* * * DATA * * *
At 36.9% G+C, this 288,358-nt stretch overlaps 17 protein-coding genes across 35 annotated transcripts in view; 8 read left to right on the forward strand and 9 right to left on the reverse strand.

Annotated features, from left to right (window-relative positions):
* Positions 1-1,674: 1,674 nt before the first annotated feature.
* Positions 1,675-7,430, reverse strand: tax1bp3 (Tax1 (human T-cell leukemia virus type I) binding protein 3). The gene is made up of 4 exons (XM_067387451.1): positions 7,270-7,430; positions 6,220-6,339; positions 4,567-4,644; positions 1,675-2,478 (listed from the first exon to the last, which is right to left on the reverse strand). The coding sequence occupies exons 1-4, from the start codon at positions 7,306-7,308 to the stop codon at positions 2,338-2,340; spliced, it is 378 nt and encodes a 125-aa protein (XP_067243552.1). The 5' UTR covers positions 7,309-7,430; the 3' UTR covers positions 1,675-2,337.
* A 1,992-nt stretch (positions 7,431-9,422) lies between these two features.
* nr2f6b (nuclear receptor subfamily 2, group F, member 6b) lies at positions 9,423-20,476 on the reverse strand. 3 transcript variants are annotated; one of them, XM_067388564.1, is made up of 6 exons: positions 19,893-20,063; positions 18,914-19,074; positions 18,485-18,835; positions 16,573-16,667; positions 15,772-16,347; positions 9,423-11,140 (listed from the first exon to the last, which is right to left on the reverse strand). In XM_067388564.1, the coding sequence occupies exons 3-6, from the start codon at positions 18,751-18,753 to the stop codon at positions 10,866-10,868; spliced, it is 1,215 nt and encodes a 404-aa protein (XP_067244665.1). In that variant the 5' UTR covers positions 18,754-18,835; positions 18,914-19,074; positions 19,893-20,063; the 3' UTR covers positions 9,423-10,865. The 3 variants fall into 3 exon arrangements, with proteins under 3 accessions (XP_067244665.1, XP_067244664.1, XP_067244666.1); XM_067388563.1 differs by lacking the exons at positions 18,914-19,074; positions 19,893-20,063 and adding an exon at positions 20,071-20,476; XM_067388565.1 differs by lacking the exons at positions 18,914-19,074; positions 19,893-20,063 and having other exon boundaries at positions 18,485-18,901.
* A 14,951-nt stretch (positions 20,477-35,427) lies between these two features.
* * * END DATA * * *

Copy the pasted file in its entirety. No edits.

At 36.9% G+C, this 288,358-nt stretch overlaps 17 protein-coding genes across 35 annotated transcripts in view; 8 read left to right on the forward strand and 9 right to left on the reverse strand.

Annotated features, from left to right (window-relative positions):
* Positions 1-1,674: 1,674 nt before the first annotated feature.
* Positions 1,675-7,430, reverse strand: tax1bp3 (Tax1 (human T-cell leukemia virus type I) binding protein 3). The gene is made up of 4 exons (XM_067387451.1): positions 7,270-7,430; positions 6,220-6,339; positions 4,567-4,644; positions 1,675-2,478 (listed from the first exon to the last, which is right to left on the reverse strand). The coding sequence occupies exons 1-4, from the start codon at positions 7,306-7,308 to the stop codon at positions 2,338-2,340; spliced, it is 378 nt and encodes a 125-aa protein (XP_067243552.1). The 5' UTR covers positions 7,309-7,430; the 3' UTR covers positions 1,675-2,337.
* A 1,992-nt stretch (positions 7,431-9,422) lies between these two features.
* nr2f6b (nuclear receptor subfamily 2, group F, member 6b) lies at positions 9,423-20,476 on the reverse strand. 3 transcript variants are annotated; one of them, XM_067388564.1, is made up of 6 exons: positions 19,893-20,063; positions 18,914-19,074; positions 18,485-18,835; positions 16,573-16,667; positions 15,772-16,347; positions 9,423-11,140 (listed from the first exon to the last, which is right to left on the reverse strand). In XM_067388564.1, the coding sequence occupies exons 3-6, from the start codon at positions 18,751-18,753 to the stop codon at positions 10,866-10,868; spliced, it is 1,215 nt and encodes a 404-aa protein (XP_067244665.1). In that variant the 5' UTR covers positions 18,754-18,835; positions 18,914-19,074; positions 19,893-20,063; the 3' UTR covers positions 9,423-10,865. The 3 variants fall into 3 exon arrangements, with proteins under 3 accessions (XP_067244665.1, XP_067244664.1, XP_067244666.1); XM_067388563.1 differs by lacking the exons at positions 18,914-19,074; positions 19,893-20,063 and adding an exon at positions 20,071-20,476; XM_067388565.1 differs by lacking the exons at positions 18,914-19,074; positions 19,893-20,063 and having other exon boundaries at positions 18,485-18,901.
* A 14,951-nt stretch (positions 20,477-35,427) lies between these two features.